UNIVERSITY PARK — Penn State secondary coach John Butler received a text message from a former high school teammate at 5:30 a.m. Tuesday morning.
Butler, who was preparing his son, Manny, for the day, opened the file and saw pictures of fans already gathered outside the Lasch Building for the “Rise and Rally” event.
Butler grew up in Philadelphia, where he played high school football alongside Keith Conlin, the man who sent the pictures. The pictures — and the scene that greeted Butler and his wife, Carmen, when they arrived to the football complex — offered further validation of why Butler left a desirable gig at South Carolina to coach at Penn State.
“I don’t want to say I’m surprised,” said Butler, who coached the Gamecocks special teams last season.“It encouraged me. When you go through challenging times, you want to make sure those who support you in the past continue to do so,” he said. “To see the support is probably stronger than ever is definitely very encouraging.”
The daunting task of leading Penn State through the NCAA sanction period falls on men such as the 39-year-old Butler, one of seven new assistant coaches on Bill O’Brien's staff.
Butler has already developed a reliable support structure in State College.
Conlin, who hosts the “The Goon Show” podcast, and director of strength and conditioning Craig Fitzgerald are close friends and former La Salle College High School teammates. Conlin played offensive tackle for Penn State’s 1994 Big Ten and Rose Bowl championship team.
Conlin developed the idea for rally after speaking with Butler and Fitzgerald. NCAA rules prohibit assistant coaches from working with players until preseason practices begin next Monday. Fitzgerald, a colleague of Butler’s at South Carolina, has guided the team through summer workouts.
“We have great, great young men,” Fitzgerald said. “They have come together. They know the center of the acorn is the strongest part of the acorn, and the center of this whole program is our players. They haven't just gotten through. They have come together really strong. They are doing great right now.”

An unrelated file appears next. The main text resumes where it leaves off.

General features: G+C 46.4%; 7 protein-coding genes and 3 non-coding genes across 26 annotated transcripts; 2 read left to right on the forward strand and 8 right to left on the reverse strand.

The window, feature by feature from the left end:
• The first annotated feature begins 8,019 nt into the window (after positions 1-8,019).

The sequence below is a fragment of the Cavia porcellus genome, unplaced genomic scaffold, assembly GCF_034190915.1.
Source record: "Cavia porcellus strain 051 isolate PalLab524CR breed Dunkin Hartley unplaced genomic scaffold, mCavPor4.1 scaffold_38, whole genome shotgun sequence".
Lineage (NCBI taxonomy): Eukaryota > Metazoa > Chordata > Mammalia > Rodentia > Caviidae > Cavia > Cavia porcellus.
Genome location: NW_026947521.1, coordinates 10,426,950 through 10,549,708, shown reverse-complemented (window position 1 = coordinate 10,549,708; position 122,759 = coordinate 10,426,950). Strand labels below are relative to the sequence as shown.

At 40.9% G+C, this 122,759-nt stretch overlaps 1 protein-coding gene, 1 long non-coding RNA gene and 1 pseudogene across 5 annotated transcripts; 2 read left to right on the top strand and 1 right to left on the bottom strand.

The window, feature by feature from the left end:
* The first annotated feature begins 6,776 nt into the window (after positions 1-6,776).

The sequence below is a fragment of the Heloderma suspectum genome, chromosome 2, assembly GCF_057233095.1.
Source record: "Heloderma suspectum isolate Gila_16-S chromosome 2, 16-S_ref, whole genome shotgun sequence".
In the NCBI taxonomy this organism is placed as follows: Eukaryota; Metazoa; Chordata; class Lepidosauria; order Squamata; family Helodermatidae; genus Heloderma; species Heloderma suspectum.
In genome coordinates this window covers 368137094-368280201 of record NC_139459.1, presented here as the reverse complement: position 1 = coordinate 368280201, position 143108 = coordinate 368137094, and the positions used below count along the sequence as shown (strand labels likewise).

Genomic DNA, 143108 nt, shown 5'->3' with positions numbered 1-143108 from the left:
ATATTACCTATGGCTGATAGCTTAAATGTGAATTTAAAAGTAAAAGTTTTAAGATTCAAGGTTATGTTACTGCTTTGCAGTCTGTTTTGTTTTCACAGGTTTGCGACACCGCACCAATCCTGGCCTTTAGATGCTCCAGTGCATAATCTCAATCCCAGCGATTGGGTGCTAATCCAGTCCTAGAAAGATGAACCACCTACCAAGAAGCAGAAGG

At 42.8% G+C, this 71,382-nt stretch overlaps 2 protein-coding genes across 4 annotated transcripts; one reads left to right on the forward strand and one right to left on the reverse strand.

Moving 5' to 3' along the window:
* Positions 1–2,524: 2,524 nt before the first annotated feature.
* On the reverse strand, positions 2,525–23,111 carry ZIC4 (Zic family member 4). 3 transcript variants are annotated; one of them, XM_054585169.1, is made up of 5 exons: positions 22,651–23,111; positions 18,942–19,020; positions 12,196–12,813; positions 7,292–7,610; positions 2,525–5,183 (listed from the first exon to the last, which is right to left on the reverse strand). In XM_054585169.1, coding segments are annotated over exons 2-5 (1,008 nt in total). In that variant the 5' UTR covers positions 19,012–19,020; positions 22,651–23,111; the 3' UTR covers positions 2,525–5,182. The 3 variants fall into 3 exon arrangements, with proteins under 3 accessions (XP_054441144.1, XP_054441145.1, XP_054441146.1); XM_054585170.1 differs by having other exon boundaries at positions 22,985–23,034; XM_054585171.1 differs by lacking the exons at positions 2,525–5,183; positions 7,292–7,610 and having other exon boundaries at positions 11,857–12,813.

The coaches are also coping with the sanctions, which include a four-year bowl ban, scholarship reductions and a transfer waiver that threatens to pester the program until next summer.
Keeping the 2012 roster together is the staff’s top priority. Recruiting and roster management challenges loom because the NCAA is limiting Penn State to 65 scholarship players beginning in 2014. The Division I maximum is 85. The maximum number of new scholarships the program can award decreases from 25 to 15 next year.
“We all understand it’s a challenge,” Butler said. “We’re not idiots, but we are putting together a plan. All of us came here in support of Coach O’Brien and Penn State. Now it’s just another set of obstacles we have to overcome. But I don’t think any of us have spent much time wallowing in self pity. That doesn’t help.”
O’Brien spent last Wednesday in Bristol, Conn., and Thursday and Friday in Chicago fulfilling media obligations. As O’Brien distributed Penn State’s sanction era message via the media, his assistants huddled in State College and started handling the logistical challenges created by the NCAA penalties.
Fitzgerald maintained an energetic weight room, and he said attitudes stayed upbeat throughout the week. This week includes final strength and conditioning preparations for preseason practices, which begin Monday.
He is confident that the players who report to camp are ready for what awaits. “The job of the strength and conditioning program is to put these guys in a position to be successful,” Fitzgerald said. “They have taken advantage of that. They are in excellent condition because of their hard work and consistency.”
Fitzgerald is currently the envy of the coaching staff. He, after all, gets to train and instruct players, something the on-field assistants haven’t done since the Blue-White Game on April 21.
The scrappy attitude O’Brien permeated last week — he told players and reporters it’s time for Penn State to “punch back” — has spread to his staff. And Butler said players are grasping the message.
“The attitude has been that it’s time to attack and fight, start focusing on the football season and take the focus off the things that are out of our control, and focus on the things that may be able to help you move forward,” Butler said. “That’s what we have been talking about, recruiting, moving forward and keeping our players moving forward.”
Guy Cipriano can be reached at 231-4643. Follow him on Twitter @cdtguy